In a large scale computing environment accurate time becomes a constant battle. Systems across multiple data centers must interact with each other, and often those systems rely on each servers time interpretation for transactions. Accurate time is a must, and unfortunately in Windows environment accurate time is not an easy task.
In Microsoft’s flawed NTP implementation administrators rely on time sync within their Active Directory domains. Each Active Directory forest contains a PDC Emulator, which amongst other things serves as a source of accurate time for the forest. PDC emulators in other domains within the forest will sync to the root domain’s PDC emulator. Domain members then sync their own clock every 8 hours. Often this set it and forget it mentality works, but often enough it doesn’t. The reason for this is that Microsoft in their infinite wisdom did not implement the full network time protocol (NTP), but instead implemented a subset of the full standard which they call Windows Time (aka W32TM).
W32TM works well in small-scale single data center environments, but it fails to scale out to large multi-site environments, while still retaining the necessary accuracy applications often demand. W32TM was designed to keep system clocks accurate enough for Kerberos to function within an Active Directory forest, but was never built for truly accurate time. For Kerberos to function in Active Directory the time of systems only has to be within 5 minutes of the Domain Controller, which is far from accurate, thus why they can get away with an every 8 hour sync. The problem is so bad that Microsoft actually admits in a MSDN article that W32TM shouldn’t be used if true time accuracy is needed:
“The W32Time service is not a full-featured NTP solution that meets time-sensitive application needs and is not supported by Microsoft as such”
W32TM is prone to inaccuracy when used across high latency network links and fails to function accurately when the individual systems become heavily taxed. The use of a single AD Forest PDC system as the time source for an organization is perhaps the largest flaw within the system. With systems spanning across multiple data centers, all time requests must travel over WAN links to the PDC emulator. Whether they be ISDN or 10GB Ethernet these links introduce significant latency that Windows Time was not designed to compensate for.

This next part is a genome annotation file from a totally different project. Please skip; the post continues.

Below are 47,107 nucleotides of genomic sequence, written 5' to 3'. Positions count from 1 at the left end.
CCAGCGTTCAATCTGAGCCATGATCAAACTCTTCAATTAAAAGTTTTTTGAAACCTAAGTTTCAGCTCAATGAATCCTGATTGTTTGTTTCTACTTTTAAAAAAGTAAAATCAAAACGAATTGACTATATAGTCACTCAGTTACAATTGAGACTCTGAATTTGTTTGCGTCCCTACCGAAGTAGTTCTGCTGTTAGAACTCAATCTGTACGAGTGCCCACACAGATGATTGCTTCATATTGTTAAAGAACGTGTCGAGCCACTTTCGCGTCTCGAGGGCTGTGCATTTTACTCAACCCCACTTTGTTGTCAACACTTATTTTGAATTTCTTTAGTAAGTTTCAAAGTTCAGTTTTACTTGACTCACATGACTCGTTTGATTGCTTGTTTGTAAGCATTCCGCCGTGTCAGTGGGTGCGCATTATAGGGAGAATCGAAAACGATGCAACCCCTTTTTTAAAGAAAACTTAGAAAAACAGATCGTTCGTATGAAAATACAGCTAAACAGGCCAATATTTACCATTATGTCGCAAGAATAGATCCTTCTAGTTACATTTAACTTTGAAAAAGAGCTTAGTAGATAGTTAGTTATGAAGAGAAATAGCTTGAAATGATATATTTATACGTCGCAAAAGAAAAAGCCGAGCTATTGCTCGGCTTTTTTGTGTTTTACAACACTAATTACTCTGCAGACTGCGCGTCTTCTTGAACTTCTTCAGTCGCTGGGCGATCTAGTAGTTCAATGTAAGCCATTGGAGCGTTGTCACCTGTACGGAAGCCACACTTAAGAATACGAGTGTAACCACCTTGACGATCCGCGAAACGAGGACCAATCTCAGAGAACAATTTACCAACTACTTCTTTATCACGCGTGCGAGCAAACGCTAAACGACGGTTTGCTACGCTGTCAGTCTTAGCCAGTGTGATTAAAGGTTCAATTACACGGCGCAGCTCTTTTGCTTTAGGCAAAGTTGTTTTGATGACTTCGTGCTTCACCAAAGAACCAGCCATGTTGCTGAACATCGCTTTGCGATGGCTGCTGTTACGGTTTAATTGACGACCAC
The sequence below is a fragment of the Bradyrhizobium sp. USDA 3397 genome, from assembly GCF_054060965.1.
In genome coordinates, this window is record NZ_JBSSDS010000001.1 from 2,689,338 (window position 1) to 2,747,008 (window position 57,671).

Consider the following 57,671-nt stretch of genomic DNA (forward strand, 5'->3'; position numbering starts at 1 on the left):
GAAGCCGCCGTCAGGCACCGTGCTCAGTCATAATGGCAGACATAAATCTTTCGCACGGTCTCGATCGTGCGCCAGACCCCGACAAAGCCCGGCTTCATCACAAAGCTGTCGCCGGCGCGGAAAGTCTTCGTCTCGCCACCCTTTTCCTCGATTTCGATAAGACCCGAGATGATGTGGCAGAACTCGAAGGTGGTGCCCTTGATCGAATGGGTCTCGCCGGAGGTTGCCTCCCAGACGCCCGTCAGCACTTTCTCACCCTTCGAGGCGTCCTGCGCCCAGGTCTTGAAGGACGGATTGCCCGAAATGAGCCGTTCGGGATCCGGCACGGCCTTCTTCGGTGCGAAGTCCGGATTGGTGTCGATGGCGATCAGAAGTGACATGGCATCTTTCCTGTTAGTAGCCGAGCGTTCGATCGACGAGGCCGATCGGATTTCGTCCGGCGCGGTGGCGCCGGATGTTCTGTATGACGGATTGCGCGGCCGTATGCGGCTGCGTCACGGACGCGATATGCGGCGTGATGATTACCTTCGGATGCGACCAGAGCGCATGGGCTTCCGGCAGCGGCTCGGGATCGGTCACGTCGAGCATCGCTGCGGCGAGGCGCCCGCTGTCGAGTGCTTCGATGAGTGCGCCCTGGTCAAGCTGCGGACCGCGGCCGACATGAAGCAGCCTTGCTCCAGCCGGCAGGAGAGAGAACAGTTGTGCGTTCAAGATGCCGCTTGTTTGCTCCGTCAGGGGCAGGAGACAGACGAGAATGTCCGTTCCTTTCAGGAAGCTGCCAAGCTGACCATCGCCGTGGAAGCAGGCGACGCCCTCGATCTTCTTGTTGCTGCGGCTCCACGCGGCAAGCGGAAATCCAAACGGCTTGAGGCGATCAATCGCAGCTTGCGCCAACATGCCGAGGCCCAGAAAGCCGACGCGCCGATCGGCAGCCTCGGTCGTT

For those that require accurate time on their Windows systems it is possible to run a fully compliant NTP client on Windows system. Meinburg, a German company that develops hardware for highly accurate time keeping, has developed a simple yet effective NTP client for Windows. It runs as a service and doesn’t have any odd prerequisites like you might find in applications that make it from the *nix world to the Windows world.
Meinburg NTP can either be installed via the GUI installer or in a more automated fashion with an installer config file and the command line. I’ve used the command line configuration to add Windows NTP support to the Opscode Chef NTP recipe. I’m putting the finishing touches on this Chef recipe and hopefully it will make it into the upstream NTP cookbook release soon. For those of you that want to automate the installation either via PowerShell or via your WDS deployment processes here’s how to setup a simple command line install:
1) Download the client Meinburg NTP client from http://www.meinberg.de/english/sw/ntp.htm
2) Create a ntp.conf file for your clients. This is the same format as NTP conf files in *nix so you can simply copy this from one of your *nix systems. Here’s my sample config
server ntp.datacenter1.dmz iburst
server ntp.datacenter2.dmz iburst
server ntp.datacenter3.dmz iburst
server ntp.datacenter4.dmz iburst
restrict default nomodify notrap noquery
3) Create a file called ntp.ini. This is what you will pass the installer to define your installation. Here’s my sample config:
Keep in mind that I have enabled AllowBigInitialTimestep so if the system is off by a day the clock is going to jump all at once. I’m ok with this, but it might not be acceptable in your environment. Use caution.
4) Pass the ntp.ini file to the installer to silently install: firstname.lastname@example.org /USEFILE=\\SERVER\path\to\config\ntp.ini
5) Confirm the the installation and NTP status by running C:\NTP\bin\ntpstatus.bat